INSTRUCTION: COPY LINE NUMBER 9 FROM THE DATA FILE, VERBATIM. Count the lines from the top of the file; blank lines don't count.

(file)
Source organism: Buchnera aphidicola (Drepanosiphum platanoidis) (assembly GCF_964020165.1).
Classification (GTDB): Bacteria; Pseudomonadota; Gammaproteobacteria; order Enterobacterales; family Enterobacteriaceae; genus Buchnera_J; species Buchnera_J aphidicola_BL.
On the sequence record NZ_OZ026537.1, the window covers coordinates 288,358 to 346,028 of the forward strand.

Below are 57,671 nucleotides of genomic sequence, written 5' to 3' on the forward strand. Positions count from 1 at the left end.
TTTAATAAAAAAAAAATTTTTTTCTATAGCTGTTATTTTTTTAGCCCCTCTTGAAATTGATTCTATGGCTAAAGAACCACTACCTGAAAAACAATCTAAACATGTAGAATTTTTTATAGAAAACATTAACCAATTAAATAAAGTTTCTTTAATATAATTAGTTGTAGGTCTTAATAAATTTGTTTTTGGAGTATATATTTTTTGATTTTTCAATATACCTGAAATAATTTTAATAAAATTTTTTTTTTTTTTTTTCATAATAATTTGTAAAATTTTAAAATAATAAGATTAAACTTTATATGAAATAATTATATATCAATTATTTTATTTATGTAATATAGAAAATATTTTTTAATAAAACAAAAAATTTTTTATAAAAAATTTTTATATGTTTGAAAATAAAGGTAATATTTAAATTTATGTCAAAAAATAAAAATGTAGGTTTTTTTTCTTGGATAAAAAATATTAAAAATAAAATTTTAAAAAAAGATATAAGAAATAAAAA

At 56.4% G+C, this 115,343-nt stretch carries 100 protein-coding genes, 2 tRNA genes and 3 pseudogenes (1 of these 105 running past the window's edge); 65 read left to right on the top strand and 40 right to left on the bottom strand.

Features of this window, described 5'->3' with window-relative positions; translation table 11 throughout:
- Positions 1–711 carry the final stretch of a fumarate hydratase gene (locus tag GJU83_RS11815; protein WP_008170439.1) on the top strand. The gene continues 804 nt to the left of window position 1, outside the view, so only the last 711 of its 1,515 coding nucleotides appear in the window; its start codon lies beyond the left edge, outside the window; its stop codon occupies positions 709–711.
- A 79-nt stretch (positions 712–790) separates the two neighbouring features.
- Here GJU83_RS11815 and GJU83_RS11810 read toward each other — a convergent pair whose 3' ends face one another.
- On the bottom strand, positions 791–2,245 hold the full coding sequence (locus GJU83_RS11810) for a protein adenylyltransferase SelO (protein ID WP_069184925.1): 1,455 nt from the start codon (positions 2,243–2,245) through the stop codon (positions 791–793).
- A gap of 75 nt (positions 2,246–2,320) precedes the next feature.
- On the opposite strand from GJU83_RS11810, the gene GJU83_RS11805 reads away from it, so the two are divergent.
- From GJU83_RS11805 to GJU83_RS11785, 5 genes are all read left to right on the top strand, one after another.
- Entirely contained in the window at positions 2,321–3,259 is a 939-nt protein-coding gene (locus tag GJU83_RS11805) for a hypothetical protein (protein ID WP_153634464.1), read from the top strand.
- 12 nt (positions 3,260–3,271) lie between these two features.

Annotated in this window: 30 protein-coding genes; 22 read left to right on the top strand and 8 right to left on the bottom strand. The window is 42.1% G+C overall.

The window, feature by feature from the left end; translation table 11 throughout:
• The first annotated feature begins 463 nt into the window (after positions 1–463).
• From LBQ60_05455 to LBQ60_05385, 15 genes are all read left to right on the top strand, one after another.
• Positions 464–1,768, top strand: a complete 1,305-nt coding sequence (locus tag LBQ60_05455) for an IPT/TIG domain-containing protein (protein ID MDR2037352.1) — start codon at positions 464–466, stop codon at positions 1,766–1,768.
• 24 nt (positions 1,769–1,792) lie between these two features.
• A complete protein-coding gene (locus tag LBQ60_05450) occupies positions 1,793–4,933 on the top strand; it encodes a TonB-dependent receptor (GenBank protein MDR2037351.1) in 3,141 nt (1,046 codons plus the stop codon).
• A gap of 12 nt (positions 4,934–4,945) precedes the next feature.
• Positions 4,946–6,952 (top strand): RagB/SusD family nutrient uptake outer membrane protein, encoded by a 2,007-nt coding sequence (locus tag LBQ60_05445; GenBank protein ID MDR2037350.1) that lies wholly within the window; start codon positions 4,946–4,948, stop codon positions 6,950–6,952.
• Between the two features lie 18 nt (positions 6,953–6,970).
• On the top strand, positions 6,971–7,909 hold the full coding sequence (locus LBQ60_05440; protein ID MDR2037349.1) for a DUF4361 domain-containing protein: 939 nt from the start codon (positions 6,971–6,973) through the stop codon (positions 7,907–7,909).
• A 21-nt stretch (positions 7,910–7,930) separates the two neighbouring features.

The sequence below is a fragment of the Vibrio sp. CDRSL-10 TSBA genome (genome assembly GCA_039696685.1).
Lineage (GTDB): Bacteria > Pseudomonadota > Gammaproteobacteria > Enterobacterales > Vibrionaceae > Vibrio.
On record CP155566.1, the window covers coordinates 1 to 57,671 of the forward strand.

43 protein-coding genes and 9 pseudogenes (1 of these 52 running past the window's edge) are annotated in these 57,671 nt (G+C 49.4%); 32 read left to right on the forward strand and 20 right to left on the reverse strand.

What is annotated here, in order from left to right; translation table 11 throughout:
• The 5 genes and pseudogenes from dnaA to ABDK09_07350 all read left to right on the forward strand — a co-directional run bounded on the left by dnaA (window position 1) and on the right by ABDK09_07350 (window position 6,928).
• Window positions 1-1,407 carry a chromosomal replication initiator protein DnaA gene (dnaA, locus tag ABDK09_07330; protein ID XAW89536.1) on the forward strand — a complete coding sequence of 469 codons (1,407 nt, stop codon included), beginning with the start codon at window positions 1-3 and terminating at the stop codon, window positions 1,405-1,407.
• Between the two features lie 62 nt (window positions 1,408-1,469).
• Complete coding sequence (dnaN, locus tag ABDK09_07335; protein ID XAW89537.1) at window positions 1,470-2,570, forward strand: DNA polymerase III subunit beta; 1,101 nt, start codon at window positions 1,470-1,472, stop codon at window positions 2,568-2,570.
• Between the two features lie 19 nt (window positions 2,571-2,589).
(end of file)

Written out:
- A 79-nt stretch (positions 712–790) separates the two neighbouring features.